outlets that report emergencies, such as riots, natural disasters and
outbreaks of disease such as SARS or bird flu, without authorization.
China has a long history of covering up emergency incidents, and news
blackout are regularly imposed by sensitive propaganda officials nervous
about the effects of news reports on the image of the ruling party.
July 12th, 2006
Expanding in Africa
Bird flu springs many surprises. Usually they're unpleasant, but a happy
surprise - confounding many experts - has been the paucity of H5N1 outbreaks
in Africa. This could change.
While avian influenza has been successfully checked in Western Europe and
much of Southeast Asia apart from Indonesia, it is still expanding in Africa
and will remain a threat for years to come, FAO Deputy Director-General
David Harcharik told a high- level meeting of the United Nations Economic
and Social Council in Geneva today.
...Mr. Harcharik cited difficulties in enforcing appropriate control
measures such as culling, farmer compensation and checks on animal movements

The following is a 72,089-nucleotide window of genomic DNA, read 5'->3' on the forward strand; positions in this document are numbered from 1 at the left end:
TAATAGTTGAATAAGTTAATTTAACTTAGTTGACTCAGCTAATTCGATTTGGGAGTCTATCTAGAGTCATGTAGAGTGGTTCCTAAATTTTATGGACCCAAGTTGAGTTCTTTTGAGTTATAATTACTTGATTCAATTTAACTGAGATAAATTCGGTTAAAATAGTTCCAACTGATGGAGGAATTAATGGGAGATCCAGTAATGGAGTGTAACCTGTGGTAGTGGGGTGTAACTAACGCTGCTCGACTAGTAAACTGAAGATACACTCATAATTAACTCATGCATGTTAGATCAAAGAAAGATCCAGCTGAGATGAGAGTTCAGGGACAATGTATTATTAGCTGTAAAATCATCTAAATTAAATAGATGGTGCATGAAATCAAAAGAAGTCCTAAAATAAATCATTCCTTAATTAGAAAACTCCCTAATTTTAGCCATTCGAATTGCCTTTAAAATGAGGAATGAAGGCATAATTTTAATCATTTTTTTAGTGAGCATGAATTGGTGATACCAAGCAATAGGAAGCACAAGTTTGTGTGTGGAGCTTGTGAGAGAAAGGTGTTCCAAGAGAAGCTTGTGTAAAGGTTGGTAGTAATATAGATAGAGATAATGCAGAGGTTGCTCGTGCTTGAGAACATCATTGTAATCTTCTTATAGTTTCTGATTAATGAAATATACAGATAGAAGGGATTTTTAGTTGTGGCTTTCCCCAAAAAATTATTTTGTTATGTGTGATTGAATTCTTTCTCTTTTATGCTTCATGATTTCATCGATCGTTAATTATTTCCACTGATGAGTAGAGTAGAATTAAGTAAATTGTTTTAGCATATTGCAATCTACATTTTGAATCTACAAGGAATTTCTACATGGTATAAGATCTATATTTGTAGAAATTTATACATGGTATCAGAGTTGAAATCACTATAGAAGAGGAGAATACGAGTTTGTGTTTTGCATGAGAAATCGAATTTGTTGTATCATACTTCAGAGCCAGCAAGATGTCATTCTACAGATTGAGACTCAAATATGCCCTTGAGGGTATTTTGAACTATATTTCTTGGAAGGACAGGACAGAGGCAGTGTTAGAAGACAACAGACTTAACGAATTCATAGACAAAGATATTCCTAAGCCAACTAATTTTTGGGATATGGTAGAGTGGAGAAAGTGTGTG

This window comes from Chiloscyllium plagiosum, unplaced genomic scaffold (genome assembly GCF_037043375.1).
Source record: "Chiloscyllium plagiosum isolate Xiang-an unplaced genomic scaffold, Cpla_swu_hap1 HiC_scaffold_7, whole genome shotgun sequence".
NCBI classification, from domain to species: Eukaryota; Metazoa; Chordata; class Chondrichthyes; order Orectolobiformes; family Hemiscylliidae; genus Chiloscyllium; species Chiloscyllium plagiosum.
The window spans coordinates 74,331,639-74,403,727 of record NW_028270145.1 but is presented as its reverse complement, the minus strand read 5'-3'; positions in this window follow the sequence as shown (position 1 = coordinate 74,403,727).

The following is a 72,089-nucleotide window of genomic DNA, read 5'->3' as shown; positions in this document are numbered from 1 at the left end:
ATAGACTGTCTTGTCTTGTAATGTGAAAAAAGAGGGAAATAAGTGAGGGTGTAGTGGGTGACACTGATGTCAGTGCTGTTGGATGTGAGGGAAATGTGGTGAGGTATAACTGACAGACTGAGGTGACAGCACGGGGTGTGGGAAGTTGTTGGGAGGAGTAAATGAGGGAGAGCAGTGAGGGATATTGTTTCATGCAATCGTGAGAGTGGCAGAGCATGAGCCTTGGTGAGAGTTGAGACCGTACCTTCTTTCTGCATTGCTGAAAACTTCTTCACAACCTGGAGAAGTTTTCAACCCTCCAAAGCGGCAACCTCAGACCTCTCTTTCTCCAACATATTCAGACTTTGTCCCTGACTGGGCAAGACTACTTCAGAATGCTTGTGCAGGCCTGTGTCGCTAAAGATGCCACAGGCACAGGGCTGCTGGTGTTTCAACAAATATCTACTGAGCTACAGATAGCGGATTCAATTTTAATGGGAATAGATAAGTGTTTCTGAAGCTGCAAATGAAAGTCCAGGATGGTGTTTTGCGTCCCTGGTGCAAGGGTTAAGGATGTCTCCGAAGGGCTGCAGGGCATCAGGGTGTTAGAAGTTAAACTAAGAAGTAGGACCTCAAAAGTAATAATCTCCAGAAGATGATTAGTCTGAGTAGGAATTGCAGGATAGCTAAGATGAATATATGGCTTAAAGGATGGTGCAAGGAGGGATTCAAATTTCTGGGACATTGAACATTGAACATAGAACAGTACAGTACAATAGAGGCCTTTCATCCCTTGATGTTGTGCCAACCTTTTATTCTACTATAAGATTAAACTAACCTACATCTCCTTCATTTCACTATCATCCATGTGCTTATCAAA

in African countries. Another complication was illegal trade in poultry.
"Until such trade is effectively checked by stronger official veterinary
authorities, and until better surveillance, alert-response, diagnostics and
reporting is achieved, the risk will remain with us," Mr. Harcharik said.
July 11th, 2006
Bird Flu - Get Used to It
Europeans should get used to a seasonal pattern of bird flu affecting
poultry as the lethal H5N1 strain of the disease is highly likely to
reappear in the near future, a senior EU health official said on Friday.
Meanwhile, bird flu is confirmed in
July 8th, 2006
Lessons from Bird Flu
The Discover website offers
lessons from bird flu:
1. New pathogens can incubate slowly, then change rapidly.
2. Diseases spread in ways researchers don't fully understand.
3. Countries most vulnerable to outbreaks are often the ones least able to
deal with them.
4. We need better surveillance.
5. We are at the mercy of viral evolution.
July 6th, 2006
Another Tamiflu Suicide in Japan?
Tamiflu is widely prescribed in Japan for flu sufferers, and some months
back came reports of a
series of mystery deaths - including several suicides - from patients
who had taken the drug. Now, we have
A junior high school boy plunged to his death on Monday evening after
taking the controversial "tamiflu" drug, which has been blamed for producing
dangerous side-effects, police said.
At around 5:50 p.m. on Monday, a passer-by found a boy lying face-down in
the parking lot of a prefectural apartment complex in the Onaga district of
Tomigusuku, local police said. He was rushed to hospital where he was